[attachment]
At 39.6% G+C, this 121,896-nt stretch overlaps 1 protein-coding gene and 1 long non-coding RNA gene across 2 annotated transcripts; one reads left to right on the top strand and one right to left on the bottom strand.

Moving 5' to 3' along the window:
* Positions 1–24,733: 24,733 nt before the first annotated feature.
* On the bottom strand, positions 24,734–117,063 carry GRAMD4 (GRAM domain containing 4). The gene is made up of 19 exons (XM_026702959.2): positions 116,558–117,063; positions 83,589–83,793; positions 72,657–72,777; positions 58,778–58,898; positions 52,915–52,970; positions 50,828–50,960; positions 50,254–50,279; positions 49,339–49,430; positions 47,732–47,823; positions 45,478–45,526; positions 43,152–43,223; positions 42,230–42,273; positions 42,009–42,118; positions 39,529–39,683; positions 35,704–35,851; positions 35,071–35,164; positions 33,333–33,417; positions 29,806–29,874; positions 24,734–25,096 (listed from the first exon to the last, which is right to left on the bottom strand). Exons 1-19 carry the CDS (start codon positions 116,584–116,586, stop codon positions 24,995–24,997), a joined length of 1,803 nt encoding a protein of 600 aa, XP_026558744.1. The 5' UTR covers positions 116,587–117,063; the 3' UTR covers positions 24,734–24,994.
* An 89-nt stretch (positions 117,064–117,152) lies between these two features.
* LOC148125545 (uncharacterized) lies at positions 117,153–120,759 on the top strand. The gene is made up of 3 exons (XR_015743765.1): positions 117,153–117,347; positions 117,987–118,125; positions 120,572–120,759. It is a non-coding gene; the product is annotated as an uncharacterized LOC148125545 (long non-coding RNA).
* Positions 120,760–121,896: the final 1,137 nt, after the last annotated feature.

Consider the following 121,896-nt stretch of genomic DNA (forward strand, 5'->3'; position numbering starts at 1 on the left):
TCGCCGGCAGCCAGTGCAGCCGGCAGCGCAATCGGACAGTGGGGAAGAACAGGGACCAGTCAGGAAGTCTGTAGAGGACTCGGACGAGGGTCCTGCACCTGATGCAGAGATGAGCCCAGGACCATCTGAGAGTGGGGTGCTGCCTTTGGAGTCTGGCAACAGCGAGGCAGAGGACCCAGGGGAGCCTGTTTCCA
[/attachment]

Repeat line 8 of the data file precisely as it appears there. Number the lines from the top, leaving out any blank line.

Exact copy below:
Consider the following 121,896-nt stretch of genomic DNA (forward strand, 5'->3'; position numbering starts at 1 on the left):